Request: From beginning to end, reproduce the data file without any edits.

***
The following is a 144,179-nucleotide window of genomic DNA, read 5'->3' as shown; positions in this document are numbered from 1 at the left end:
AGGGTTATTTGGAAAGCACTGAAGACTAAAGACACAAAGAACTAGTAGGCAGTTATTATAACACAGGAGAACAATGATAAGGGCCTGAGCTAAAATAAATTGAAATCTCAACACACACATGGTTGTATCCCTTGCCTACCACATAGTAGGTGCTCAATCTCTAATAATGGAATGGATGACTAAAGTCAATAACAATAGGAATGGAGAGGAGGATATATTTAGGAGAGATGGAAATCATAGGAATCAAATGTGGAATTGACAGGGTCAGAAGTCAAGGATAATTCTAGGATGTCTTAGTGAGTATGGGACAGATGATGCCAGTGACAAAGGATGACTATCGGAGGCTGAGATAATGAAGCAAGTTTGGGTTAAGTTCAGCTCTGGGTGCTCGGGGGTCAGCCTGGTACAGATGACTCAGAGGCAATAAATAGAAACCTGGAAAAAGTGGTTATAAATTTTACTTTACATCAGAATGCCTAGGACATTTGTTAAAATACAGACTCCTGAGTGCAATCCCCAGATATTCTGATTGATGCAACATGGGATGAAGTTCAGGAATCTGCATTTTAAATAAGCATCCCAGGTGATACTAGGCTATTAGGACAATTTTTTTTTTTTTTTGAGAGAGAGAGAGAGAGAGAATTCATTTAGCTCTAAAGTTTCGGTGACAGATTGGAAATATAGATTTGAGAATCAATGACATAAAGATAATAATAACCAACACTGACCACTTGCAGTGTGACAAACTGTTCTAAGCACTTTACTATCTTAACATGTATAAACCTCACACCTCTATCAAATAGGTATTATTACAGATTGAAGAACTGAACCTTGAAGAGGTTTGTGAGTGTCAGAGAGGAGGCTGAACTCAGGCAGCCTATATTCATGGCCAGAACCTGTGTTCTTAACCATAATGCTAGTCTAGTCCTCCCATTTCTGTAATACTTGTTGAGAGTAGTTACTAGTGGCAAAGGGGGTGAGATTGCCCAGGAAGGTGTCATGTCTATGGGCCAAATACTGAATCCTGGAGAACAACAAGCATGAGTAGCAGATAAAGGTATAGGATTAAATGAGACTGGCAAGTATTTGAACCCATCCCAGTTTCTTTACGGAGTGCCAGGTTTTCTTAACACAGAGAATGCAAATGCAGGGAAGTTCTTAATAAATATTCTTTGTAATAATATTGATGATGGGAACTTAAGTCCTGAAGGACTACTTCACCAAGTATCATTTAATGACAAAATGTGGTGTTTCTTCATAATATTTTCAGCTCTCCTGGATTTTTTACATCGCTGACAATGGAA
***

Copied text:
The following is a 144,179-nucleotide window of genomic DNA, read 5'->3' as shown; positions in this document are numbered from 1 at the left end:
AGGGTTATTTGGAAAGCACTGAAGACTAAAGACACAAAGAACTAGTAGGCAGTTATTATAACACAGGAGAACAATGATAAGGGCCTGAGCTAAAATAAATTGAAATCTCAACACACACATGGTTGTATCCCTTGCCTACCACATAGTAGGTGCTCAATCTCTAATAATGGAATGGATGACTAAAGTCAATAACAATAGGAATGGAGAGGAGGATATATTTAGGAGAGATGGAAATCATAGGAATCAAATGTGGAATTGACAGGGTCAGAAGTCAAGGATAATTCTAGGATGTCTTAGTGAGTATGGGACAGATGATGCCAGTGACAAAGGATGACTATCGGAGGCTGAGATAATGAAGCAAGTTTGGGTTAAGTTCAGCTCTGGGTGCTCGGGGGTCAGCCTGGTACAGATGACTCAGAGGCAATAAATAGAAACCTGGAAAAAGTGGTTATAAATTTTACTTTACATCAGAATGCCTAGGACATTTGTTAAAATACAGACTCCTGAGTGCAATCCCCAGATATTCTGATTGATGCAACATGGGATGAAGTTCAGGAATCTGCATTTTAAATAAGCATCCCAGGTGATACTAGGCTATTAGGACAATTTTTTTTTTTTTTTGAGAGAGAGAGAGAGAGAGAATTCATTTAGCTCTAAAGTTTCGGTGACAGATTGGAAATATAGATTTGAGAATCAATGACATAAAGATAATAATAACCAACACTGACCACTTGCAGTGTGACAAACTGTTCTAAGCACTTTACTATCTTAACATGTATAAACCTCACACCTCTATCAAATAGGTATTATTACAGATTGAAGAACTGAACCTTGAAGAGGTTTGTGAGTGTCAGAGAGGAGGCTGAACTCAGGCAGCCTATATTCATGGCCAGAACCTGTGTTCTTAACCATAATGCTAGTCTAGTCCTCCCATTTCTGTAATACTTGTTGAGAGTAGTTACTAGTGGCAAAGGGGGTGAGATTGCCCAGGAAGGTGTCATGTCTATGGGCCAAATACTGAATCCTGGAGAACAACAAGCATGAGTAGCAGATAAAGGTATAGGATTAAATGAGACTGGCAAGTATTTGAACCCATCCCAGTTTCTTTACGGAGTGCCAGGTTTTCTTAACACAGAGAATGCAAATGCAGGGAAGTTCTTAATAAATATTCTTTGTAATAATATTGATGATGGGAACTTAAGTCCTGAAGGACTACTTCACCAAGTATCATTTAATGACAAAATGTGGTGTTTCTTCATAATATTTTCAGCTCTCCTGGATTTTTTACATCGCTGACAATGGAA